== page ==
To close out 2015, VideoInk is calling on some of the top execs in the online video business to give us their take on the industry’s most significant developments in the past year, and where it might be going in 2016.
Today, it’s Joy Marcus, EVP and GM of digital video for Condé Nast Entertainment (CNE).
A division of publishing giant Condé Nast, CNE has an online video network includes 19 individual brand channels with full programming lineups, as well as the digital video hub The Scene, featuring nearly 40 channels of programming from Condé Nast brands ranging from Allure and Architectural Digest to Vanity Fair and Vogue, as well as content partners including AOL, Billboard, BuzzFeed, College Humor, Major League Soccer, PBS Digital Studios, Red Bull, SoulPancake, The Onion, The Weather Channel, Variety and Warner Music. To date, CNÉ has produced more than 4,000 videos, which, according to the company, have delivered more than 2.7 billion views annually since the channels launched in 2013.’
An industry vet who established Paris-based video hosting giant Dailymotion’s North American operations, Marcus joined CNE in May. In the months since, she’s reshaped its executive team, adding former Samsung and Dailymotion vet Nathan Guetta to lead product Will Misselbrook as head of branded entertainment, Eden Gorcey as head of branded content, digital sales and strategy, Mode Media’s Jennifer Salant as vp of business development, and former ABC and NBC exec Jonathan Koa as SVP of scripted programming.
What was the most important trend in the online video industry in 2015?
Consumption of video via social channels, most notably Facebook. Condé Nast brands have massive reach on Facebook and are perfectly positioned to take advantage of this growth.
What single deal, launch or failure in 2015 was the biggest game-changer for the industry?
The game changer is that mobile video is now the reality. Over 50% of viewing happens in a mobile environment. We think mobile first as we create content and product.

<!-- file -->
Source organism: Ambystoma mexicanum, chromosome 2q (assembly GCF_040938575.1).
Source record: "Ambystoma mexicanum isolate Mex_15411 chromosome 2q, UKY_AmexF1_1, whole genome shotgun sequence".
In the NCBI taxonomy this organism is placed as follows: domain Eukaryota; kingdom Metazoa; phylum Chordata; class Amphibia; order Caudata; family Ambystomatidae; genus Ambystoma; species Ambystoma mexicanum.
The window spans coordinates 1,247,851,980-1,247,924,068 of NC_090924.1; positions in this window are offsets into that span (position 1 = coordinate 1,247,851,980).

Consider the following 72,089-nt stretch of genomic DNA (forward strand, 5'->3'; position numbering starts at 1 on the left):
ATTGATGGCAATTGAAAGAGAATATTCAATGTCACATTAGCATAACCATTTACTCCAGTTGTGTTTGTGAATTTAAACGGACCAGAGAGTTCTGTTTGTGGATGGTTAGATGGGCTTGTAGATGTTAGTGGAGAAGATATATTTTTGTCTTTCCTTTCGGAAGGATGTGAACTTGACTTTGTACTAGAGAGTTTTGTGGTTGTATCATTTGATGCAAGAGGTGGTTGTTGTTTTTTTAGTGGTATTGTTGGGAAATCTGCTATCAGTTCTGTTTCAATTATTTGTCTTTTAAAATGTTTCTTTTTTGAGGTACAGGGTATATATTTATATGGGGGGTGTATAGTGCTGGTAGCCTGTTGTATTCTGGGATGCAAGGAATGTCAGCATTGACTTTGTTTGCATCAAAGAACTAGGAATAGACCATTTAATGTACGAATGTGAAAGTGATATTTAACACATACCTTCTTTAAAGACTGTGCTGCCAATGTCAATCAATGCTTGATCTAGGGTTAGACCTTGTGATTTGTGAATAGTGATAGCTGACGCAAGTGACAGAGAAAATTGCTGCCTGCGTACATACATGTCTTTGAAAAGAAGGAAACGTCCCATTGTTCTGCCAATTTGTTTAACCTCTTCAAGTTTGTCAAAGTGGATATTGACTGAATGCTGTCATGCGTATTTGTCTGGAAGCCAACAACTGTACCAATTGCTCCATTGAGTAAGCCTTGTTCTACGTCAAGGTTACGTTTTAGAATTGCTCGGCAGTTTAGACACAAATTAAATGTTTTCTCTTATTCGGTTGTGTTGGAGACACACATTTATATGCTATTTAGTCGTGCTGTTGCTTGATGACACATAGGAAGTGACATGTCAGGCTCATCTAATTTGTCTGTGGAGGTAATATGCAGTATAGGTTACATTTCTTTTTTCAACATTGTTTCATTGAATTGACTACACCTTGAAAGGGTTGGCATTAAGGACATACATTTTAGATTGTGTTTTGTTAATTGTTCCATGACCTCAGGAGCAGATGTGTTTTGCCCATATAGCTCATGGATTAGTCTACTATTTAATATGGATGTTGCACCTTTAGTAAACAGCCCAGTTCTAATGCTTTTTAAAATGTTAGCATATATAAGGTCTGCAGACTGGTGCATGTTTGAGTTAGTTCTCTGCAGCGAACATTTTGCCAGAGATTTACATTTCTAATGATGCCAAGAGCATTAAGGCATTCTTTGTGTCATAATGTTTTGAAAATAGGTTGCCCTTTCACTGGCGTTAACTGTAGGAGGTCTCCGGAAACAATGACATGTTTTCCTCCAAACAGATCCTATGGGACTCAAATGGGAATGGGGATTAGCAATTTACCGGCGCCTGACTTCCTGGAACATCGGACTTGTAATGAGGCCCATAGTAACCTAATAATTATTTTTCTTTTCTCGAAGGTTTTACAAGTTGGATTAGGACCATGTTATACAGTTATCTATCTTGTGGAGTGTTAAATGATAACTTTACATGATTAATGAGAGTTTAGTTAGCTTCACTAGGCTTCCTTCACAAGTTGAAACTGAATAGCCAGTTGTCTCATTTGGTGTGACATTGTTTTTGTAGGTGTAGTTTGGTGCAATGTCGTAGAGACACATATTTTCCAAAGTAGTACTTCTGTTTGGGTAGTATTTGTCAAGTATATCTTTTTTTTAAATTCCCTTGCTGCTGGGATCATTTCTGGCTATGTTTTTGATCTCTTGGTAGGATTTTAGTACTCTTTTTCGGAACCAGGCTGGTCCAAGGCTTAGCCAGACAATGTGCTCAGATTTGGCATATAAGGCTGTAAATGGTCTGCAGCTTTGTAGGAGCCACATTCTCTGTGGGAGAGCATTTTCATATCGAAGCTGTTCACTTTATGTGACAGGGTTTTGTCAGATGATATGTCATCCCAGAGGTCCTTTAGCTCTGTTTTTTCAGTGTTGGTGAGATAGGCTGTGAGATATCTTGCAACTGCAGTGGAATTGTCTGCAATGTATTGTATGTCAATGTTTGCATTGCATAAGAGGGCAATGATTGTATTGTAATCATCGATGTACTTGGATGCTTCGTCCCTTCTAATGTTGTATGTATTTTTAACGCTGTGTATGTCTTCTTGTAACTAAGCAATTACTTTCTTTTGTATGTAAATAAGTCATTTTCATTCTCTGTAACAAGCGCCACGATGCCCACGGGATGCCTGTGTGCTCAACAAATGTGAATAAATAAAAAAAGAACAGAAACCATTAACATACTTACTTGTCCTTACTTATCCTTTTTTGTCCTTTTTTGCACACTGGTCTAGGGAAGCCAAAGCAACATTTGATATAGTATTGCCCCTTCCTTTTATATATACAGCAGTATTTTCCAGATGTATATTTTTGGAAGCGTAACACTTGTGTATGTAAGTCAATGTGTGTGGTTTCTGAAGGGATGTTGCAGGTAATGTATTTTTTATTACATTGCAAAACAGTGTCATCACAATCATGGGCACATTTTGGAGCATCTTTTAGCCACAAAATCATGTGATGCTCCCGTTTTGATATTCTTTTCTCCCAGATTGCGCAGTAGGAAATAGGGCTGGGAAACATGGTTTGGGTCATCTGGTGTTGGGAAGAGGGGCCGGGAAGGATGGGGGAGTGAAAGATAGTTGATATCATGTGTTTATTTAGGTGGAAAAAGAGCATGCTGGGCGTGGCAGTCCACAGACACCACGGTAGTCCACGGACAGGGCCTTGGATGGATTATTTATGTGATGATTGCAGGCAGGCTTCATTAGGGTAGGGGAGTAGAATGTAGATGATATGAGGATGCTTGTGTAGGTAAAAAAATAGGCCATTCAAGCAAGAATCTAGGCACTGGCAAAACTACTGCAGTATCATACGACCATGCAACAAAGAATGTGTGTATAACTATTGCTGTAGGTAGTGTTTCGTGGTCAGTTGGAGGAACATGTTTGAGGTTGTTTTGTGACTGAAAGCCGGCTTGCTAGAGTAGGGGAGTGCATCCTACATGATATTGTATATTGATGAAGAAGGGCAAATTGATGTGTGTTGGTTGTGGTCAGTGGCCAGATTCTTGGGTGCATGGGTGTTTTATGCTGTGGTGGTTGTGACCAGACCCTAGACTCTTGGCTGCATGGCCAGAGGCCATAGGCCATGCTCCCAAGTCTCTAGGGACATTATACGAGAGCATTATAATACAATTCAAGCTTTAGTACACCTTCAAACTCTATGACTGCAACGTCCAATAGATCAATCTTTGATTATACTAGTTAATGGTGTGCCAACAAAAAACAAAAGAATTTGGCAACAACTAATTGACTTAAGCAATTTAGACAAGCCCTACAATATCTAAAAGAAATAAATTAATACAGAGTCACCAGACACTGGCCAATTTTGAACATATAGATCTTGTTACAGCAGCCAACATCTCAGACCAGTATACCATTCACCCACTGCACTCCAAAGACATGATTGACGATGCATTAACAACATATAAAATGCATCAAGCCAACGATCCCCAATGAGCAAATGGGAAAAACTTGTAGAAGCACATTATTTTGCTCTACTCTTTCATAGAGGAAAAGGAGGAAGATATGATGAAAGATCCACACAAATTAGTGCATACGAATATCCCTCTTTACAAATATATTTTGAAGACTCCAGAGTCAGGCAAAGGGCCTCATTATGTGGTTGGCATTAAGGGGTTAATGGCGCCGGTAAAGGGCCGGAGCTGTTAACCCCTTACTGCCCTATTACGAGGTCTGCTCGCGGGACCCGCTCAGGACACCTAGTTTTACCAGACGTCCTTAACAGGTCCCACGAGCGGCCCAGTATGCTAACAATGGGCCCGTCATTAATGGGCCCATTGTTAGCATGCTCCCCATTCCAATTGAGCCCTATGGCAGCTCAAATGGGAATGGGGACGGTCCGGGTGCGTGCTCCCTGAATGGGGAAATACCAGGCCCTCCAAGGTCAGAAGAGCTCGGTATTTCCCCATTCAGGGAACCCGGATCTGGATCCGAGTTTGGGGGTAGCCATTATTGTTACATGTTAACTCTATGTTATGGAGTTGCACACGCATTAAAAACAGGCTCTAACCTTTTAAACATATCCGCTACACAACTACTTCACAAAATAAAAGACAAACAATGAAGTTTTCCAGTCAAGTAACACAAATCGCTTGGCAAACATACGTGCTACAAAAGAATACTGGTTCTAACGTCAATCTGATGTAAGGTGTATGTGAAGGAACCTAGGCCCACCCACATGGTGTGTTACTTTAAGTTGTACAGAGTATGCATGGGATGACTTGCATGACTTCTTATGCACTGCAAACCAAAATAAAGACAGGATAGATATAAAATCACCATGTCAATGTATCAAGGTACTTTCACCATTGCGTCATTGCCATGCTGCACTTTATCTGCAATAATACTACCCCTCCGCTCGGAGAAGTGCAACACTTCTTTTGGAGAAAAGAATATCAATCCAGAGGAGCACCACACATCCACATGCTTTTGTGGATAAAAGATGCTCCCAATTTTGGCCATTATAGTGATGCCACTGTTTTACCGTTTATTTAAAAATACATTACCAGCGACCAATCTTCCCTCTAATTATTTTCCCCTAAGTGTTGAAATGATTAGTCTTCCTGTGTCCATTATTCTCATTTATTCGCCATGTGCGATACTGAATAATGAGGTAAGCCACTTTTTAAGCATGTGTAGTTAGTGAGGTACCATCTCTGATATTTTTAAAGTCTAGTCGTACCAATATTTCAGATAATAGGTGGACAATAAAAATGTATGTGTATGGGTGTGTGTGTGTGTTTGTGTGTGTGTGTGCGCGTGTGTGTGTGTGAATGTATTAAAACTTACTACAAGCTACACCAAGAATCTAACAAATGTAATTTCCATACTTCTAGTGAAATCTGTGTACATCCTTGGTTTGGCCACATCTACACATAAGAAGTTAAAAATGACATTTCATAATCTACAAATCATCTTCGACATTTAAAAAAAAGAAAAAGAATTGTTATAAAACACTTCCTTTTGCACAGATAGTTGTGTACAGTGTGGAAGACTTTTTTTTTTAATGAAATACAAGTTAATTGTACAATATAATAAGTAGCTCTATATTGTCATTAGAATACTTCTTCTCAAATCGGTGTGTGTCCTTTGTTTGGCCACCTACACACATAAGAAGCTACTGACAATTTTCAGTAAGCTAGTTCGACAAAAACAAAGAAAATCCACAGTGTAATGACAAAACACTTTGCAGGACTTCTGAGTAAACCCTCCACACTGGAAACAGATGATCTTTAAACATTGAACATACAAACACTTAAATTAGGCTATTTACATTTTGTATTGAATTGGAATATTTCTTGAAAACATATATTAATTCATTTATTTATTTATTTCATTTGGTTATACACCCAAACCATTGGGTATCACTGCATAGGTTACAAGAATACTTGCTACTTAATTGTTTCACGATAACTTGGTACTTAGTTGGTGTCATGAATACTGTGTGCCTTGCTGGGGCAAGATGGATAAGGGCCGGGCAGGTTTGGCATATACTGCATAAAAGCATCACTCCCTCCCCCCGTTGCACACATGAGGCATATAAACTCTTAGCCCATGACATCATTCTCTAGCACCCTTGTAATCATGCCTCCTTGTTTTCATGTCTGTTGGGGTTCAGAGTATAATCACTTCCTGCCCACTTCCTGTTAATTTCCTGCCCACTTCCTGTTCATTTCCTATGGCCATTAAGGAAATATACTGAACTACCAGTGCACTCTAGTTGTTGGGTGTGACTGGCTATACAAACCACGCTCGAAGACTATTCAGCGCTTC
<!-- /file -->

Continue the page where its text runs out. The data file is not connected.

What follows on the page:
What surprised you the most in terms of hits or misses?
Live streaming took off in a way I did not anticipate. Periscope was Apple’s choice for best app in 2015. Facebook is about to get into the space. There are a number of smaller players, as well. A hit as well as one to watch.
What’s the most common mistake you saw this year in the biz, whether it was made by studios or individuals?
A common mistake is that one video format works for all distribution channels (Facebook, YouTube, etc.). Audience and consumption habits vary wildly by platform. We work very hard to produce with consumption channels in mind and are seeing great success.
Is there a sector of the streaming industry that you feel is chronically undervalued or ignored?
Consumers regularly access content or “watch TV” across multiple devices. We still don’t have a clear tool for measurement of this activity. Not necessarily undervaIued or ignored, but not solved either.
Virtual reality/360-degree video — fad or future? Why?
Future. Technology and content improvements are making VR more accessible to consumers. Condé Nast Entertainment will be releasing a VR series in 2016. We could not be more excited.
Mobile-first distribution — overhyped or undervalued? Why?
Undervalued. I’ll say it again. Mobile viewing is here.
What do you think will be the big story for the streaming space in 2016?
Even more investment in original content for streaming. These dollars still pale in comparison to investment in TV-first content, even as viewers flood to streamed content. The lines will begin to get closer in 2016.